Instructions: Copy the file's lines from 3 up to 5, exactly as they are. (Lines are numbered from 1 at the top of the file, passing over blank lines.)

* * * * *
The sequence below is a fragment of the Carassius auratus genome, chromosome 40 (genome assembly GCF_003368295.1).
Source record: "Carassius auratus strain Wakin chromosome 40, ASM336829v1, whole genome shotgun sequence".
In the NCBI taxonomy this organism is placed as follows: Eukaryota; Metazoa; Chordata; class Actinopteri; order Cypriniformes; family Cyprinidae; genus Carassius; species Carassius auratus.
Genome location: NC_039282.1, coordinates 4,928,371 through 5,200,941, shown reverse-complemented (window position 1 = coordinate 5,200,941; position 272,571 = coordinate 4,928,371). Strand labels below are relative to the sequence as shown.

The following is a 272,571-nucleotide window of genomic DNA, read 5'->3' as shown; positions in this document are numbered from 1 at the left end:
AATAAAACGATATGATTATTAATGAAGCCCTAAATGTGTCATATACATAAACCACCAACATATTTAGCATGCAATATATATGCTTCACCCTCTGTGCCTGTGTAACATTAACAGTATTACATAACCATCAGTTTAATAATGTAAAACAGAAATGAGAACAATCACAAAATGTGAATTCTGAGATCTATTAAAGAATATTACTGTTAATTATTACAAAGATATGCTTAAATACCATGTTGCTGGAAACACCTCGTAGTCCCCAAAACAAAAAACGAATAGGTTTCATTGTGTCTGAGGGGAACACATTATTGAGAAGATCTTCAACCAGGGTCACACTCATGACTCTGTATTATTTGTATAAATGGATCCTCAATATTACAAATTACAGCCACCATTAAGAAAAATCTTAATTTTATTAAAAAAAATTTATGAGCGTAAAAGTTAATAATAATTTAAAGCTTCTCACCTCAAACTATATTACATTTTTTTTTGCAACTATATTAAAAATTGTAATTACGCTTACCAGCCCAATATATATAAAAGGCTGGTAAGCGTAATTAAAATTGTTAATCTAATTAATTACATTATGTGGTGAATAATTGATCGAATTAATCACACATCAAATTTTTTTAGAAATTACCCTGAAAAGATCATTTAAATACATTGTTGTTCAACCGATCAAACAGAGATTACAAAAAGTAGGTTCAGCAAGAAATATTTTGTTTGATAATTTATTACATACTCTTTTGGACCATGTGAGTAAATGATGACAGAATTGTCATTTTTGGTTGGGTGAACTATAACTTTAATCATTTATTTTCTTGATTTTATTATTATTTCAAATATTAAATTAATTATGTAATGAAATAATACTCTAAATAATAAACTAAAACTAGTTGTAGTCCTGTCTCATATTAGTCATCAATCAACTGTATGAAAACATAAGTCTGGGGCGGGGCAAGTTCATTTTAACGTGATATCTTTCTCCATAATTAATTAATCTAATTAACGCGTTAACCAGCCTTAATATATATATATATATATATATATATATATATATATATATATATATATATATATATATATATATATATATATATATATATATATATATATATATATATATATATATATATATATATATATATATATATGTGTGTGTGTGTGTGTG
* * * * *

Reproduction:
In the NCBI taxonomy this organism is placed as follows: Eukaryota; Metazoa; Chordata; class Actinopteri; order Cypriniformes; family Cyprinidae; genus Carassius; species Carassius auratus.
Genome location: NC_039282.1, coordinates 4,928,371 through 5,200,941, shown reverse-complemented (window position 1 = coordinate 5,200,941; position 272,571 = coordinate 4,928,371). Strand labels below are relative to the sequence as shown.

The following is a 272,571-nucleotide window of genomic DNA, read 5'->3' as shown; positions in this document are numbered from 1 at the left end: